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Oh! on this far and foreign shore,
Long days and distance wafting o'er
The scene around me fades away,
As at the wave of magic wand— I see the glens, and mountains grey,
And wild woods of my native land.
The summer bower, the silent stream,
And peopled in my waking dream
As on my wanderings when a child,
That music comes at close of day, Along the dim and distant wild,
And wafts my spirit far away.
And on the heart as it distils,
Dear as the dew drop to the leaf, Oh how the rising bosom thrills
Beneath the mystic joy of grief.
So sweet—so hallowed 'tis to feel
That e'en in heaven, methinks 'twill steal
But hark !—that soothing strain is o'er,
And broken is the lovely spell;
The accents of a friend's farewell.
John Malcolm, Esq.
CHARACTER OF WOMAN.
Through many a land and clime a ranger,
A lonely unprotected stranger,
While steering thus my course precarious..
My fortune still has been to find Men's hearts and dispositions various,
But gentle woman, ever kind.
Alive to every tender feeling,
To deeds of mercy ever prone;
With soft compassion's sweetest tone.
No proud delay, no dark suspicion,
Stints the free bounty of their heart; They turn not from the sad petition,
But cheerful aid at once impart.
Formed in benevolence of nature,
Obliging, modest, gay, and mild, Woman's the same endearing creature,
In courtly town and savage wild.
When parched with thirst, with hunger wasted,
Her friendly hand refreshment gave; How sweet the coarsest food has tasted,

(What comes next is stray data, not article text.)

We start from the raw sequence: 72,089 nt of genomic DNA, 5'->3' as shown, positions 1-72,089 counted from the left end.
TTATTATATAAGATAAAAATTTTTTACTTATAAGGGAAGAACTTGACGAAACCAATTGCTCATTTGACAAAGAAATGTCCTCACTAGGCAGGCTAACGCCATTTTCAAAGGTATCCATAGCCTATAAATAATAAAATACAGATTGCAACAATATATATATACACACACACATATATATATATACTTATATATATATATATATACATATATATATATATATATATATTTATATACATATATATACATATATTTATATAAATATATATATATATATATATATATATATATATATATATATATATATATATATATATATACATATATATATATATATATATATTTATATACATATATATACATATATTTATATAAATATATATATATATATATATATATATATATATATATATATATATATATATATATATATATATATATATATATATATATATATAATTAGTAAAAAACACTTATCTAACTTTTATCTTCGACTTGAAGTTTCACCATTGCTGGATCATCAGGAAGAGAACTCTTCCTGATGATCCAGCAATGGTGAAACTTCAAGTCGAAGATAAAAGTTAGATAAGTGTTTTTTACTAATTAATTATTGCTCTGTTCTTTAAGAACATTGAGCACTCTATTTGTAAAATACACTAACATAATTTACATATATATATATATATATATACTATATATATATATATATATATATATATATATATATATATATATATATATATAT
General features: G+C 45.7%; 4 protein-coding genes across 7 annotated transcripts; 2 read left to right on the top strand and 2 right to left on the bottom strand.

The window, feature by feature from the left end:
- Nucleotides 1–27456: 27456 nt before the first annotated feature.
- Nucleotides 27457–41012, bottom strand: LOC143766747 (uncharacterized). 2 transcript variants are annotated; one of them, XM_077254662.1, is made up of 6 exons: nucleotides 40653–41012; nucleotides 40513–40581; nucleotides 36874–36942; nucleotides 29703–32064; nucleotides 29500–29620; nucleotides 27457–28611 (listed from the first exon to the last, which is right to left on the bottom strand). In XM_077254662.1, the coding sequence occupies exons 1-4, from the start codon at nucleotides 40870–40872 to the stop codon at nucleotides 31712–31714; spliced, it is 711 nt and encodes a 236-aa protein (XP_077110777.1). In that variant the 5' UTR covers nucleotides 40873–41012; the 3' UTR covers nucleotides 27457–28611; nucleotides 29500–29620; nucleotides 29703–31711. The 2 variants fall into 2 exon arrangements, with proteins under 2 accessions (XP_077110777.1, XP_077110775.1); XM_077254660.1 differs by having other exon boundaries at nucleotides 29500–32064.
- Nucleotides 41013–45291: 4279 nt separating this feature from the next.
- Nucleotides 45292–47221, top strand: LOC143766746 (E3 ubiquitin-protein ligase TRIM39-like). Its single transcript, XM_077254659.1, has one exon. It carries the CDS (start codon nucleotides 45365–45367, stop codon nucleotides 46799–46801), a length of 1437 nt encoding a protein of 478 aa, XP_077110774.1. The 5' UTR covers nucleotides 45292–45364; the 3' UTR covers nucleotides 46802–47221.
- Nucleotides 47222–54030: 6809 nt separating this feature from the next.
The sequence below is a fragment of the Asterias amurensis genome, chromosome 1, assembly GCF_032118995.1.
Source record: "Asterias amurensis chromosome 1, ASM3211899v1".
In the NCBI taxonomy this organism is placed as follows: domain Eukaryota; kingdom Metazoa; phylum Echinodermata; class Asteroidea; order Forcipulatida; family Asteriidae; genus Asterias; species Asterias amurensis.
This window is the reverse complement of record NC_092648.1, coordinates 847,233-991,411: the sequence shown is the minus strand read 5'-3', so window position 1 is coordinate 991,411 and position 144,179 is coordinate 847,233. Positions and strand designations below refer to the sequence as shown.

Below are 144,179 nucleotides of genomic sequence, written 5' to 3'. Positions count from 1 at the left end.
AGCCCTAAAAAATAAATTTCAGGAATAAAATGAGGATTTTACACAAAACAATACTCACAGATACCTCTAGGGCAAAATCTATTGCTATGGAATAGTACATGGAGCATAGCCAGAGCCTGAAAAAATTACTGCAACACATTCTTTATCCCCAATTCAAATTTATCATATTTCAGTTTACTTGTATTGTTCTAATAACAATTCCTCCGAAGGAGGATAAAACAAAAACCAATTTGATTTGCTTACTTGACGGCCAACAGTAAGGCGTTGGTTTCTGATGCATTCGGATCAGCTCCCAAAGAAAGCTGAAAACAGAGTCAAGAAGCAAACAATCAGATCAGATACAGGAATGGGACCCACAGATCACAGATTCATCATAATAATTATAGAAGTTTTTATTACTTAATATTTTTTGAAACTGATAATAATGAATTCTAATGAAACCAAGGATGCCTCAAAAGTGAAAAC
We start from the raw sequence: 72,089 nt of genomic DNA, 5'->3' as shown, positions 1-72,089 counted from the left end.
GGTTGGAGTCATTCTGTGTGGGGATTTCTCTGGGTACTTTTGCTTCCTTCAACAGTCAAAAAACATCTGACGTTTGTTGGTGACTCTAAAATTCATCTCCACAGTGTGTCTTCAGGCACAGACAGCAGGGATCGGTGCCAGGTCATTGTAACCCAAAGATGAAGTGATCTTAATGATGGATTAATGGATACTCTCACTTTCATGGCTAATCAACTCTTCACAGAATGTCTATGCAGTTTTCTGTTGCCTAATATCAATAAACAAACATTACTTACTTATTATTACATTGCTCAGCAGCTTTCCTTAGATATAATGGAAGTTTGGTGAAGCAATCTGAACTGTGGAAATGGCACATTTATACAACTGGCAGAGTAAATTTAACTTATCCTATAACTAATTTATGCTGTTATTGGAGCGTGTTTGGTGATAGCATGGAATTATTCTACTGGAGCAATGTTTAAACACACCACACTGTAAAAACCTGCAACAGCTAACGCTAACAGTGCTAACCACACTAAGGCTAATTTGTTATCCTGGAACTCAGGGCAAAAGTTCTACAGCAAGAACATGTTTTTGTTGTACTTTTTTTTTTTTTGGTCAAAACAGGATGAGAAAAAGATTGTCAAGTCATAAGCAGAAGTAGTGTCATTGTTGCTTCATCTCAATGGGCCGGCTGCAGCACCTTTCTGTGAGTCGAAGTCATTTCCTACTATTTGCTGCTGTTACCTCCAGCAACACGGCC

What cordial in the simple wave!
Her courteous looks, her words caressing,
Shed comfort on the fainting soul: Woman's the stranger's general blessing,
From sultry India to the Pole!
ON THE RECEIPT OF HIS MOTHER'S
Oh that those lips had language t Life has passed
0 welcome guest, though unexpected here!
1 will obey, not willingly alone,
But gladly, as the precept were her own r
My mother! when I learned that thou wast dead, Say, wast thou conscious of the tears I shed? Hovered thy spirit o'er thy sorrowing son, Wretch even then, life's journey just begun? Perhaps thou gavest me, though unseen, a kiss; Perhaps a tear, if souls can weep in bliss— Ah that maternal smile! it answers—Yes. I heard the bell tolled on thy burial day, I saw the hearse that bore thee slow away, And, turning from my nursery window, drew A long, long sigh, and wept a last adieu! But was it such ?—It was—Where thou art gone, Adieus and farewells are a sound unknown. May I but meet thee on that peaceful shore, The parting sound shall pass my lips no more! Thy maidens grieved themselves at my concern, Oft gave me promise of a quick return; What ardently I wished, I long believed, And, disappointed still, was still deceived. By disappointment every day beguiled, Dupe of to-morrow even from a child. Thus many a sad to-morrow came and went, Till all my stock of infant sorrow spent, I learned at last submission to my lot, But, though I less deplored thee, ne'er forgot.